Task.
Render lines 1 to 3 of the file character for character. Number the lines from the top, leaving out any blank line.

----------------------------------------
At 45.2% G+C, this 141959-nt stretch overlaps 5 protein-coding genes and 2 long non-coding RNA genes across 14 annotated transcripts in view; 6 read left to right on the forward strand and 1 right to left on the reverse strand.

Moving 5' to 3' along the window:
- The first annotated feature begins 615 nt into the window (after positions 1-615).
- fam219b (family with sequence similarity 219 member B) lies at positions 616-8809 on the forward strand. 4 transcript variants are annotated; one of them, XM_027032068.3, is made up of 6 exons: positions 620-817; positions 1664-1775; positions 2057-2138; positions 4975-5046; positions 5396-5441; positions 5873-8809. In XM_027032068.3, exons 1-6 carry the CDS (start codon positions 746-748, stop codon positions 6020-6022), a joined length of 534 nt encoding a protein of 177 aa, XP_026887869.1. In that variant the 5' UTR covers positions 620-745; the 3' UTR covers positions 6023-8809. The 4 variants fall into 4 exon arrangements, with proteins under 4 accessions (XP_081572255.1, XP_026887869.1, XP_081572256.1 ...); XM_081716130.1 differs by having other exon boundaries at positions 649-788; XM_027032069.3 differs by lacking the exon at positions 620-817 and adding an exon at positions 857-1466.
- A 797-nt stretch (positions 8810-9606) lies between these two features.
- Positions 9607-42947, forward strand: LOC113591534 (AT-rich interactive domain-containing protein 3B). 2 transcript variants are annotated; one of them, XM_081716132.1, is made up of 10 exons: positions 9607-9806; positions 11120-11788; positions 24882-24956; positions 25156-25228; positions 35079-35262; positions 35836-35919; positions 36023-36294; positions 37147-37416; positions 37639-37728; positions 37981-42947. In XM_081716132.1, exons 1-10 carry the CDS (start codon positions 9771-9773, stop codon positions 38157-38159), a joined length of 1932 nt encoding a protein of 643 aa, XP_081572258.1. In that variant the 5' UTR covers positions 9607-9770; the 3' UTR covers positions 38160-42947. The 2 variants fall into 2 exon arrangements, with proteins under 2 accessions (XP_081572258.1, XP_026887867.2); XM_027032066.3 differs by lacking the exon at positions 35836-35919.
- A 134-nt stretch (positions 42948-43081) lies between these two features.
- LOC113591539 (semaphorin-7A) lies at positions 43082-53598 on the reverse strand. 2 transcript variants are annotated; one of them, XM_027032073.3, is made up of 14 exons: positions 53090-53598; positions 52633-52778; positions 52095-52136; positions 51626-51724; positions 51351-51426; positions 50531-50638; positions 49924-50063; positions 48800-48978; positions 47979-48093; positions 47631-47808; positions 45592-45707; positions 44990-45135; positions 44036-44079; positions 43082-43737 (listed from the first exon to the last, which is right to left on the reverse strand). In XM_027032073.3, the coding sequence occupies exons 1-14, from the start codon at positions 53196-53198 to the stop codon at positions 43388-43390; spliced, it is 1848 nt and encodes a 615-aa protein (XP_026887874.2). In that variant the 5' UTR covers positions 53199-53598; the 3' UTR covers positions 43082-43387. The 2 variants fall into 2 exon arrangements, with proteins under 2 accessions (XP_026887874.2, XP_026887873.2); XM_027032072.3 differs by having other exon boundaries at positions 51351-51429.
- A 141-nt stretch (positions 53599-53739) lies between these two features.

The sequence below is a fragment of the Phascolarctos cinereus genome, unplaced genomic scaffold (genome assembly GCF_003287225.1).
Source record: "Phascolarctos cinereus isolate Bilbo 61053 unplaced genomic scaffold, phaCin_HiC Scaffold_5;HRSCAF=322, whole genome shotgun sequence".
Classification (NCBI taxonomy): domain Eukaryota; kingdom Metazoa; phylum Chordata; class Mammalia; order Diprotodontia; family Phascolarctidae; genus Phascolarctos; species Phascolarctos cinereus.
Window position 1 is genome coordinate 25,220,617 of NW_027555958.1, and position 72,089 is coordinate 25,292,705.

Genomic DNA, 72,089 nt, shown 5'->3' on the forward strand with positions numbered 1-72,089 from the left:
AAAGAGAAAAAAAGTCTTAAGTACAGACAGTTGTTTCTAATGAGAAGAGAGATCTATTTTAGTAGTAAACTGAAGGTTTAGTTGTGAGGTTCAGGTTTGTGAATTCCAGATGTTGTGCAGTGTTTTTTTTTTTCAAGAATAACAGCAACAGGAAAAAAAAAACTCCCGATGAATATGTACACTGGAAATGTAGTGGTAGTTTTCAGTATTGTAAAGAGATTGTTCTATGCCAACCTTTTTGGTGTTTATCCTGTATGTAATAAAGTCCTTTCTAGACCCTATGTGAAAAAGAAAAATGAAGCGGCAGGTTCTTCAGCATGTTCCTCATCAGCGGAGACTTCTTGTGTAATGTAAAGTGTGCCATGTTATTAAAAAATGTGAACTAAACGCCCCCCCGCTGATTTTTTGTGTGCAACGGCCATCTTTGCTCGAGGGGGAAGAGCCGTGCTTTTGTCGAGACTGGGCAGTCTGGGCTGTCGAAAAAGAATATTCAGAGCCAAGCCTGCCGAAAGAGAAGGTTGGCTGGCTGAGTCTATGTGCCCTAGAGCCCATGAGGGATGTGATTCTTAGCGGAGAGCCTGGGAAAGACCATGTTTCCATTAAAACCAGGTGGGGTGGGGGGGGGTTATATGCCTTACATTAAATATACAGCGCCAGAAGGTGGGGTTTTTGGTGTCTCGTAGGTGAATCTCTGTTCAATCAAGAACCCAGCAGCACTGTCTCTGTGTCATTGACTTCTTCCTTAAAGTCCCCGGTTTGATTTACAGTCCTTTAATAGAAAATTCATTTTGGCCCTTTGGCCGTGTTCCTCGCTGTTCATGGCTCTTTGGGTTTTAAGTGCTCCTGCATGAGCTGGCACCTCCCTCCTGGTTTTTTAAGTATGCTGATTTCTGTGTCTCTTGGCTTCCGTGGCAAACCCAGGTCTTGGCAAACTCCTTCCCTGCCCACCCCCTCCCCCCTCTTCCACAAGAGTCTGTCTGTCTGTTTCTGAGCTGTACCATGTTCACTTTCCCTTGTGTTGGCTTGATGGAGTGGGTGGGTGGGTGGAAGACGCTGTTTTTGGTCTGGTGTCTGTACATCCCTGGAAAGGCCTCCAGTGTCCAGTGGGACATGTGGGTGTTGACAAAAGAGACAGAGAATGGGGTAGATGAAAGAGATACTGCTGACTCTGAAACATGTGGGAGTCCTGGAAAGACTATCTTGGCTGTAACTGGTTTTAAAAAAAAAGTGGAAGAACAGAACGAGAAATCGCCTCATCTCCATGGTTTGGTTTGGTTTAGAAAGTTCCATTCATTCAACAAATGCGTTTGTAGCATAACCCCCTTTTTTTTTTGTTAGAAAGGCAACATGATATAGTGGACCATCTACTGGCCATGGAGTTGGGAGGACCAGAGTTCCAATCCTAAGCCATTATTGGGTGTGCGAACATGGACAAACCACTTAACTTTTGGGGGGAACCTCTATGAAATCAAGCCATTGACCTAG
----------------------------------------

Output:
At 45.2% G+C, this 141959-nt stretch overlaps 5 protein-coding genes and 2 long non-coding RNA genes across 14 annotated transcripts in view; 6 read left to right on the forward strand and 1 right to left on the reverse strand.

Moving 5' to 3' along the window:
- The first annotated feature begins 615 nt into the window (after positions 1-615).